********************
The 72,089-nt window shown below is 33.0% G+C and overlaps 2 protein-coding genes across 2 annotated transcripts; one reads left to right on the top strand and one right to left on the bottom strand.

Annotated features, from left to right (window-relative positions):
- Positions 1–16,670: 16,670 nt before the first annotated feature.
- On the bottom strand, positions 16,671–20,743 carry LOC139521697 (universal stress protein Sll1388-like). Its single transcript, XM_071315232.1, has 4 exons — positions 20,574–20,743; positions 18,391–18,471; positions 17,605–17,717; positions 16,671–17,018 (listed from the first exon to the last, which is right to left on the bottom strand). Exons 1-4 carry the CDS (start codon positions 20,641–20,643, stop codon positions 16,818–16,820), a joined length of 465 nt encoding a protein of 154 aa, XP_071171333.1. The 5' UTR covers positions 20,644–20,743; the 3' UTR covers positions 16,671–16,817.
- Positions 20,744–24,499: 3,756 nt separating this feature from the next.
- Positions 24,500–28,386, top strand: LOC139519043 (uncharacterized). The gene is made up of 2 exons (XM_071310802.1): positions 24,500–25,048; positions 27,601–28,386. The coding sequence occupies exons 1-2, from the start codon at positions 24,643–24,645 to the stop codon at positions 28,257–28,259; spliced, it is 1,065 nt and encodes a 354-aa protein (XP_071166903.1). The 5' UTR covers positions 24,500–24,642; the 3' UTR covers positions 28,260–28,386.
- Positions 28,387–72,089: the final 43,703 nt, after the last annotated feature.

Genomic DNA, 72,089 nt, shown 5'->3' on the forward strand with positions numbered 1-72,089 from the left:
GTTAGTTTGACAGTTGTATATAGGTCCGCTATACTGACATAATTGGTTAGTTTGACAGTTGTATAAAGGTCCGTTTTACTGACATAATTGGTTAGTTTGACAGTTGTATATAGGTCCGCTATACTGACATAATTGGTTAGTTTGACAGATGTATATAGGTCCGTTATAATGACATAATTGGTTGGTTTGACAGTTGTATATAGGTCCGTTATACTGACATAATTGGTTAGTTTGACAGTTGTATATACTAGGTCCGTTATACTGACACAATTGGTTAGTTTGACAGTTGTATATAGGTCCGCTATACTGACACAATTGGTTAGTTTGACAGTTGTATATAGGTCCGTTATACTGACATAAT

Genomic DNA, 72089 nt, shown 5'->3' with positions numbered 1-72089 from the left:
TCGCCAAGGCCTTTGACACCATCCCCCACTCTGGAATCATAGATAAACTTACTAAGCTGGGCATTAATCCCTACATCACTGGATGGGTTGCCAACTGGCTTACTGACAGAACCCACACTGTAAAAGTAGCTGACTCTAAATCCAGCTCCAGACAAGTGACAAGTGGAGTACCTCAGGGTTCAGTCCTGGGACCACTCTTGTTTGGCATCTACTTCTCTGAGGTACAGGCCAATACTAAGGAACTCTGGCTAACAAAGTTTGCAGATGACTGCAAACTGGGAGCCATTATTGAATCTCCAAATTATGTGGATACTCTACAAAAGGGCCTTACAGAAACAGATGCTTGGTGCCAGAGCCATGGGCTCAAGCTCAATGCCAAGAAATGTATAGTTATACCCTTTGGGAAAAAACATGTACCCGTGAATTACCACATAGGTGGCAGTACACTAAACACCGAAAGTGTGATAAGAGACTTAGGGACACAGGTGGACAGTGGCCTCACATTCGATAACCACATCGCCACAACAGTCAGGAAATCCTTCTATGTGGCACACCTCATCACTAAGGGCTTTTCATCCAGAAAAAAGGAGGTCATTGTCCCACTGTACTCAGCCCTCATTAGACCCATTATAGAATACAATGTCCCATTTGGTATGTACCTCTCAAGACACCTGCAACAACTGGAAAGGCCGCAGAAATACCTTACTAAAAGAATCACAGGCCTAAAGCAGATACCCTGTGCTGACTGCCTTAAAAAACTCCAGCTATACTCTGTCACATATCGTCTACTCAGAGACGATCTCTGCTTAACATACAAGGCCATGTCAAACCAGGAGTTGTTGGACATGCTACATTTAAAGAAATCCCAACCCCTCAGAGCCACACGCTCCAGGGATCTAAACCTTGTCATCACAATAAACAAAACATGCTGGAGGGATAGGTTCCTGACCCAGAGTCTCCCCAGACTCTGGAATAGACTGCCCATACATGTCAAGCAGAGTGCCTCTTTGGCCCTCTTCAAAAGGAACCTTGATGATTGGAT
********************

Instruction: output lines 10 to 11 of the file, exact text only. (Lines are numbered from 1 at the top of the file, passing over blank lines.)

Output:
Genomic DNA, 72089 nt, shown 5'->3' with positions numbered 1-72089 from the left:
TCGCCAAGGCCTTTGACACCATCCCCCACTCTGGAATCATAGATAAACTTACTAAGCTGGGCATTAATCCCTACATCACTGGATGGGTTGCCAACTGGCTTACTGACAGAACCCACACTGTAAAAGTAGCTGACTCTAAATCCAGCTCCAGACAAGTGACAAGTGGAGTACCTCAGGGTTCAGTCCTGGGACCACTCTTGTTTGGCATCTACTTCTCTGAGGTACAGGCCAATACTAAGGAACTCTGGCTAACAAAGTTTGCAGATGACTGCAAACTGGGAGCCATTATTGAATCTCCAAATTATGTGGATACTCTACAAAAGGGCCTTACAGAAACAGATGCTTGGTGCCAGAGCCATGGGCTCAAGCTCAATGCCAAGAAATGTATAGTTATACCCTTTGGGAAAAAACATGTACCCGTGAATTACCACATAGGTGGCAGTACACTAAACACCGAAAGTGTGATAAGAGACTTAGGGACACAGGTGGACAGTGGCCTCACATTCGATAACCACATCGCCACAACAGTCAGGAAATCCTTCTATGTGGCACACCTCATCACTAAGGGCTTTTCATCCAGAAAAAAGGAGGTCATTGTCCCACTGTACTCAGCCCTCATTAGACCCATTATAGAATACAATGTCCCATTTGGTATGTACCTCTCAAGACACCTGCAACAACTGGAAAGGCCGCAGAAATACCTTACTAAAAGAATCACAGGCCTAAAGCAGATACCCTGTGCTGACTGCCTTAAAAAACTCCAGCTATACTCTGTCACATATCGTCTACTCAGAGACGATCTCTGCTTAACATACAAGGCCATGTCAAACCAGGAGTTGTTGGACATGCTACATTTAAAGAAATCCCAACCCCTCAGAGCCACACGCTCCAGGGATCTAAACCTTGTCATCACAATAAACAAAACATGCTGGAGGGATAGGTTCCTGACCCAGAGTCTCCCCAGACTCTGGAATAGACTGCCCATACATGTCAAGCAGAGTGCCTCTTTGGCCCTCTTCAAAAGGAACCTTGATGATTGGAT